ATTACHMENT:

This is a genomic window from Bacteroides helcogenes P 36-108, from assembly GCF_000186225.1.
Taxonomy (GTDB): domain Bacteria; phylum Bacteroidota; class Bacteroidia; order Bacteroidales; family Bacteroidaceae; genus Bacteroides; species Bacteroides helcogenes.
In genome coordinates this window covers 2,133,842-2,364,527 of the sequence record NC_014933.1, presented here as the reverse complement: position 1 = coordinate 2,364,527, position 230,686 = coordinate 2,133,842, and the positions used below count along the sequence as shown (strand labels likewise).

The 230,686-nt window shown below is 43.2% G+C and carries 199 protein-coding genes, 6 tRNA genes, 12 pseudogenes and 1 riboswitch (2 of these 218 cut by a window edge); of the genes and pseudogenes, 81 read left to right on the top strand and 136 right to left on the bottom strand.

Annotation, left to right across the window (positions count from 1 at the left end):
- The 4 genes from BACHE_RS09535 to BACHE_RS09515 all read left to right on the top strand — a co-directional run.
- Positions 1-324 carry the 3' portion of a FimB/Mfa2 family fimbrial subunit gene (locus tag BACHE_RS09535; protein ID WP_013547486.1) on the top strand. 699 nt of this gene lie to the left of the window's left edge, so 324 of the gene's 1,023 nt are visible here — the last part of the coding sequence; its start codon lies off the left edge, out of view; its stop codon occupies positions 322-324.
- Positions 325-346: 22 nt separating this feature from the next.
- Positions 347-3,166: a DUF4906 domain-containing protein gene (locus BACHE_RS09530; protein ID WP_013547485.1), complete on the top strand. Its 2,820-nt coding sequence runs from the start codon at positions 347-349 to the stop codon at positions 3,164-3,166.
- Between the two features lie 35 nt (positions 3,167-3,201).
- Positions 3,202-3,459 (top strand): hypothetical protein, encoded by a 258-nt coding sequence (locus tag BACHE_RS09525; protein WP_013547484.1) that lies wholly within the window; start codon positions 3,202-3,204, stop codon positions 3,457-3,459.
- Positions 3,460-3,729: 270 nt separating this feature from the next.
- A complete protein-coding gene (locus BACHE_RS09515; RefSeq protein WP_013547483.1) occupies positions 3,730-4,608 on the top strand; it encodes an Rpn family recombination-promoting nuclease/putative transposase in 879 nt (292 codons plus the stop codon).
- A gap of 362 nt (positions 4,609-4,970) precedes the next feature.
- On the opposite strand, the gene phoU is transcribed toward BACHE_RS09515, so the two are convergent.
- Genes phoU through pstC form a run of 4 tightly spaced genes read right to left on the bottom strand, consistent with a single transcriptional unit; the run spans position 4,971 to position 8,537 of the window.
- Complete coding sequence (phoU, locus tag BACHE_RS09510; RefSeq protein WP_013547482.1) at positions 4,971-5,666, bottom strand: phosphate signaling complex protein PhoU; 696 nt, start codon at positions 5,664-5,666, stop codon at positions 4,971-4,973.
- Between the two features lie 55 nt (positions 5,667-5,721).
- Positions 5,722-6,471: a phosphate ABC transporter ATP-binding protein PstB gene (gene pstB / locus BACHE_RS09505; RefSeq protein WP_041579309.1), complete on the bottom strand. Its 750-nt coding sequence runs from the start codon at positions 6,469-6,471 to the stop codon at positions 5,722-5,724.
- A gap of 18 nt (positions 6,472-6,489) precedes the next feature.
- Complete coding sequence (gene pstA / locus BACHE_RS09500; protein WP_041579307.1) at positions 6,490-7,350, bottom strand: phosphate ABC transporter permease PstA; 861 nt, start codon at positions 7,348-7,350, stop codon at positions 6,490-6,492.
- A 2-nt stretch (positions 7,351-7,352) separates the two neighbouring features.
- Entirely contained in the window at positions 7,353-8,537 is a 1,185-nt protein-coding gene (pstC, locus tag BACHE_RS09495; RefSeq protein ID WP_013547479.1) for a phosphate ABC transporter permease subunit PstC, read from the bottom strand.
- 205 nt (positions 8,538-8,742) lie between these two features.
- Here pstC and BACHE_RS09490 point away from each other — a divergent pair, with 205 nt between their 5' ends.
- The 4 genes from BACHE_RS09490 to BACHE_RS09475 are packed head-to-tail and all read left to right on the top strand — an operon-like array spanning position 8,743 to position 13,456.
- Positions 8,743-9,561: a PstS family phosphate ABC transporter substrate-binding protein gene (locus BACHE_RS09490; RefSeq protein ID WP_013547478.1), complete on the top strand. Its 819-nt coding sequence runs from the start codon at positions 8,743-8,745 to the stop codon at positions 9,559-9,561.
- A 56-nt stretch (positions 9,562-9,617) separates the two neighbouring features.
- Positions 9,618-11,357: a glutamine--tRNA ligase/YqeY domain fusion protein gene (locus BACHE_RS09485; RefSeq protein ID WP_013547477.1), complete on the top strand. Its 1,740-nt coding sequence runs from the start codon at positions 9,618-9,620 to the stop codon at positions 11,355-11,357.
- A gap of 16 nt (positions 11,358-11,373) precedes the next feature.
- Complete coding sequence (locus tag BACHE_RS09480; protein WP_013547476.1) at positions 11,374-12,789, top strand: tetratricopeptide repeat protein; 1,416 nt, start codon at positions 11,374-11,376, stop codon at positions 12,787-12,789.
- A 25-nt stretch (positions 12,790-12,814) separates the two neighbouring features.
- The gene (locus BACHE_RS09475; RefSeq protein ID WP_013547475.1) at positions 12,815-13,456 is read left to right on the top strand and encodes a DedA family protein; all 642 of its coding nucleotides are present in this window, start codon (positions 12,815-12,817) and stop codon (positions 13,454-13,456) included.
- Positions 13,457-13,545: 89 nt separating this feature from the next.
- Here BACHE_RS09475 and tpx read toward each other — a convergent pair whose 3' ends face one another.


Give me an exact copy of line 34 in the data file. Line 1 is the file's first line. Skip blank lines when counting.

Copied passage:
- Positions 13,457-13,545: 89 nt separating this feature from the next.